I came across a small debate on the web last week about what it meant to be ‘progressive’, and that’s as good a place to start as any about the themes in the coming election campaign. ‘Progressive’ comes from the Latin, and its literal meaning is to walk forward. Similarly ‘retrogressive’, as with the incidence of a tax, means something that in a sense walks backwards. While we’re on it, ‘reform’ means literally to change the form or shape of something. In the 19th century ‘reform’ had the flavour of ‘progressive’ about it. It still has, for many people, though those who talk about the ‘Dawkins reforms’ in higher education usually imply that these changes were retrogressive.
Then let’s look quickly at today’s Australia, 23 million strong in people, who are on the whole well off, well housed, healthy, well fed, well educated and well travelled, relative to most other nations in the world. Despite what we hear on the news, the levels of crime and violence in our society are not high, either in terms of our past or in terms of what obtains in other other countries. We enjoy a responsible, representative democracy that has been going for more than one hundred and fifty years, and works tolerably well, with a decent level of efficiency and low levels of corruption.
What would ‘progressive’ policies be about in such a society? The usual answer is that they would be designed to bring up to an adequate level those who aren’t well anythinged: improve their health, nutrition, housing, education, and so on. You could add some similar higher-level policies about people in the rest of the world — ‘climate change’, foreign aid, internationalism generally, the UN, boat people (because that has an international as well as a local context), and so on.
Inside such policies are assumptions about the ‘structural’ causes of these deficiencies. That is, people are poor, or poorly educated, or in poor health because they are disadvantaged — they lacked the advantages of those who are doing well. If they’d had the advantages they’d be well off, healthy, properly fed, too. There’s a structure to advantage — and there’s something in that, of course. Without a school nearby children are deprived. With one, they all have the possibility of an education. But even when they have one, some kids do better out of it than others. Perhaps their parents encouraged them. Perhaps they just liked it more.
It seems to me that every difference in the conditions of people contains a mixture of structural and personal factors, and governments cannot provide ‘equality’ in anything, even before the law, where money tends to win. The best they can do is even things up a bit, but that does not lead to Paradise. Families can also have a cultural context that pushes them into high levels of aspiration for their children, as seems to be the case in both the Jewish culture and the Chinese. Some families have a cultural legacy of working hard. Others don’t. Governments can’t do anything much about these differences, and in my opinion shouldn’t ever try. Democratic governments are are responsible to the electorate, and the electorate is made up of many cultures and of very many families.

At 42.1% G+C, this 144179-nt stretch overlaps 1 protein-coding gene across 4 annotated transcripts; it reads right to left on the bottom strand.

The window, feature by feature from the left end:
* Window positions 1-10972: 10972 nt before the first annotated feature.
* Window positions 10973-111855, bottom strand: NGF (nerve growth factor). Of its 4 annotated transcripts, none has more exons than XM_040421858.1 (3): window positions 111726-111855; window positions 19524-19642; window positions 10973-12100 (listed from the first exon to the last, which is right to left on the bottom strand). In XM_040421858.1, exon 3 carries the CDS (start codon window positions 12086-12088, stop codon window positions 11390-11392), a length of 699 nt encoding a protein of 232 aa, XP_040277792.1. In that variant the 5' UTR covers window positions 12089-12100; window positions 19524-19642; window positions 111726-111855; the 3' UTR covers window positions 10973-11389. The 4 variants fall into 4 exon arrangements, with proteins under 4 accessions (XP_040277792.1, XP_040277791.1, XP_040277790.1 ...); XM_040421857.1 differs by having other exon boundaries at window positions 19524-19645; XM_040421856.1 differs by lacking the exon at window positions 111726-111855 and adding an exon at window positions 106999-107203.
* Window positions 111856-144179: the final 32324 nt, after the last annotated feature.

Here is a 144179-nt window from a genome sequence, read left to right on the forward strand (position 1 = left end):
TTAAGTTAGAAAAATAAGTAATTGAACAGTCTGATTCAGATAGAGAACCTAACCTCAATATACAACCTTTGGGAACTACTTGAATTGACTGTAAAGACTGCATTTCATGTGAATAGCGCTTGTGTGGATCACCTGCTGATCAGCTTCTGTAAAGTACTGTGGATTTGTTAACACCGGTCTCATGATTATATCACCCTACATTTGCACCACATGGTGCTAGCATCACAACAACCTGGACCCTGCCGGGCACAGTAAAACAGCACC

When I was deeply involved in higher education it was plain to me that migrant children were over-represented at university, the native-born under-represented, and children of British immigrants the most under-represented of all. On the whole governments seemed to approve of these differences. But shouldn’t there have been some kind of rescue attempt of the British-born? No one showed any interest in doing so, and the British-born didn’t lobby for it.
The dream of a society of equals is important, and very old. And it comes with an account of history that says that slowly but surely we are moving in the right direction. That view is known as ‘the Whig interpretation of history’, and has been popular for at least a couple of hundred years. It lends itself to moral judgments, goodies and baddies, and high-sounding rhetoric; and is popular within parties of the Left. Indeed, it has some similarities with Marx’s view that history moves in stages, with capitalism to be followed by socialism and then by communism, when all will finally be equal.
I am sceptical at least about the speed of the movement. It seems to me that each great stride in the march towards equality, fought against by conservatives, has had equivocal outcomes. Education for everyone, adult suffrage, women’s suffrage, mass higher education — these ‘advances’ have not much changed the reality that people live lives in which politics is for the most part a peripheral matter. At the moment, it seems to me, most want government on the whole to leave them alone to get on with their lives. They don’t seem especially interested in notions of ‘equality’. Those who feel disadvantaged think something should be done for them by ‘government’, at the expense of the rest. It has always been like this. While there have been real and important gains in quality of life in the last sixty years, they have not made us all more ‘democratic’. Australia is a much more individualistic society than it was in 1950.
‘Progressive’ policies, like giving computers to every child in school, or protecting lower-income families from the pressures of a carbon tax that was unnecessary in the first place, or subsidising housing, or providing family benefits to those with children, have an attractive sound to them. Yet so often they seem like bandaid solutions, and not to have been at all well thought through. Some families have already provided computers to their children; some control their spending to make sure that they can afford what they want; some look after their health and their fitness. Where does disadvantage end and personal responsibility begin?
We’re going to get a good deal of the progressive rhetoric. I am much less attracted to it than I was when I was young.